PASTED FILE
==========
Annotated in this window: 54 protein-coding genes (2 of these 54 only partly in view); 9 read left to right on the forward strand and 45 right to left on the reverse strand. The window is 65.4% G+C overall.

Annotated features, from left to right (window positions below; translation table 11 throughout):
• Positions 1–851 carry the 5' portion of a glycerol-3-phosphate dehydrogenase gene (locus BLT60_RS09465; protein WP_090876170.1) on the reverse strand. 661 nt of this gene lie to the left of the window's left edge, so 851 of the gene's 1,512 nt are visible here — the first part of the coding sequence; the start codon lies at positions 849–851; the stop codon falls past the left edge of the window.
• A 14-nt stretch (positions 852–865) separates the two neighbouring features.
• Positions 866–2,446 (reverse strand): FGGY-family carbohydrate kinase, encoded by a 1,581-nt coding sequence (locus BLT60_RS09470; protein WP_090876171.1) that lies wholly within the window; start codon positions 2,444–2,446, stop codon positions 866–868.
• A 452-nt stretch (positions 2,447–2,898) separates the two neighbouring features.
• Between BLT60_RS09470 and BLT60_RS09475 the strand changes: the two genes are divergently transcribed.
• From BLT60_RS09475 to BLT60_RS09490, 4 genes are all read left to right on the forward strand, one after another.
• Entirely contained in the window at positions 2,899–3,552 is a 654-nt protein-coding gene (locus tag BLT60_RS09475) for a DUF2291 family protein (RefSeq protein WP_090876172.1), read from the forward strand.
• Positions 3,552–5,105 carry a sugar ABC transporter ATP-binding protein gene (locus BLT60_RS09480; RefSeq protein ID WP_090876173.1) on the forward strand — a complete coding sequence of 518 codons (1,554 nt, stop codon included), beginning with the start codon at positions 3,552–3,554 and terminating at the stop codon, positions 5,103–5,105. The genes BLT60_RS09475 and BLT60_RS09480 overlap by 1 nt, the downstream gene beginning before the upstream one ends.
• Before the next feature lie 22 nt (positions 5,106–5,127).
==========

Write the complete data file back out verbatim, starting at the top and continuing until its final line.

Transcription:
Annotated in this window: 54 protein-coding genes (2 of these 54 only partly in view); 9 read left to right on the forward strand and 45 right to left on the reverse strand. The window is 65.4% G+C overall.

Annotated features, from left to right (window positions below; translation table 11 throughout):
• Positions 1–851 carry the 5' portion of a glycerol-3-phosphate dehydrogenase gene (locus BLT60_RS09465; protein WP_090876170.1) on the reverse strand. 661 nt of this gene lie to the left of the window's left edge, so 851 of the gene's 1,512 nt are visible here — the first part of the coding sequence; the start codon lies at positions 849–851; the stop codon falls past the left edge of the window.
• A 14-nt stretch (positions 852–865) separates the two neighbouring features.
• Positions 866–2,446 (reverse strand): FGGY-family carbohydrate kinase, encoded by a 1,581-nt coding sequence (locus BLT60_RS09470; protein WP_090876171.1) that lies wholly within the window; start codon positions 2,444–2,446, stop codon positions 866–868.
• A 452-nt stretch (positions 2,447–2,898) separates the two neighbouring features.
• Between BLT60_RS09470 and BLT60_RS09475 the strand changes: the two genes are divergently transcribed.
• From BLT60_RS09475 to BLT60_RS09490, 4 genes are all read left to right on the forward strand, one after another.
• Entirely contained in the window at positions 2,899–3,552 is a 654-nt protein-coding gene (locus tag BLT60_RS09475) for a DUF2291 family protein (RefSeq protein WP_090876172.1), read from the forward strand.
• Positions 3,552–5,105 carry a sugar ABC transporter ATP-binding protein gene (locus BLT60_RS09480; RefSeq protein ID WP_090876173.1) on the forward strand — a complete coding sequence of 518 codons (1,554 nt, stop codon included), beginning with the start codon at positions 3,552–3,554 and terminating at the stop codon, positions 5,103–5,105. The genes BLT60_RS09475 and BLT60_RS09480 overlap by 1 nt, the downstream gene beginning before the upstream one ends.
• Before the next feature lie 22 nt (positions 5,106–5,127).